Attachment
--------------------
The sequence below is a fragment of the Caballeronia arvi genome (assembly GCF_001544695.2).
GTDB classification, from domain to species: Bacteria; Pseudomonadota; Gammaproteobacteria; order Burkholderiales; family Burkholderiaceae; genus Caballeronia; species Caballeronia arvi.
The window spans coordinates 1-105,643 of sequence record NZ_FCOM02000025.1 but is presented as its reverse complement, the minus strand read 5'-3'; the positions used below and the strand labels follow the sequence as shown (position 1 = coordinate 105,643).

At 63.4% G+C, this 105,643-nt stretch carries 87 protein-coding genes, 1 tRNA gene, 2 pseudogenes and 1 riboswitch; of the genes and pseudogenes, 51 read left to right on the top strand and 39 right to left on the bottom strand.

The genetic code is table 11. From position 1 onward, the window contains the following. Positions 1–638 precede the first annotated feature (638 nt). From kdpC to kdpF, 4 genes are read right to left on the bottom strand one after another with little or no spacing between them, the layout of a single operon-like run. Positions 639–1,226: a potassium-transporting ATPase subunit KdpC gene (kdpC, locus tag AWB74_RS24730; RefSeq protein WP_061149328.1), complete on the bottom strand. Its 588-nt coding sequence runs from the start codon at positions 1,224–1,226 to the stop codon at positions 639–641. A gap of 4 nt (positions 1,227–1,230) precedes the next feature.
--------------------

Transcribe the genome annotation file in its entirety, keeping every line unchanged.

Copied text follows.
The sequence below is a fragment of the Caballeronia arvi genome (assembly GCF_001544695.2).
GTDB classification, from domain to species: Bacteria; Pseudomonadota; Gammaproteobacteria; order Burkholderiales; family Burkholderiaceae; genus Caballeronia; species Caballeronia arvi.
The window spans coordinates 1-105,643 of sequence record NZ_FCOM02000025.1 but is presented as its reverse complement, the minus strand read 5'-3'; the positions used below and the strand labels follow the sequence as shown (position 1 = coordinate 105,643).

At 63.4% G+C, this 105,643-nt stretch carries 87 protein-coding genes, 1 tRNA gene, 2 pseudogenes and 1 riboswitch; of the genes and pseudogenes, 51 read left to right on the top strand and 39 right to left on the bottom strand.

The genetic code is table 11. From position 1 onward, the window contains the following. Positions 1–638 precede the first annotated feature (638 nt). From kdpC to kdpF, 4 genes are read right to left on the bottom strand one after another with little or no spacing between them, the layout of a single operon-like run. Positions 639–1,226: a potassium-transporting ATPase subunit KdpC gene (kdpC, locus tag AWB74_RS24730; RefSeq protein WP_061149328.1), complete on the bottom strand. Its 588-nt coding sequence runs from the start codon at positions 1,224–1,226 to the stop codon at positions 639–641. A gap of 4 nt (positions 1,227–1,230) precedes the next feature.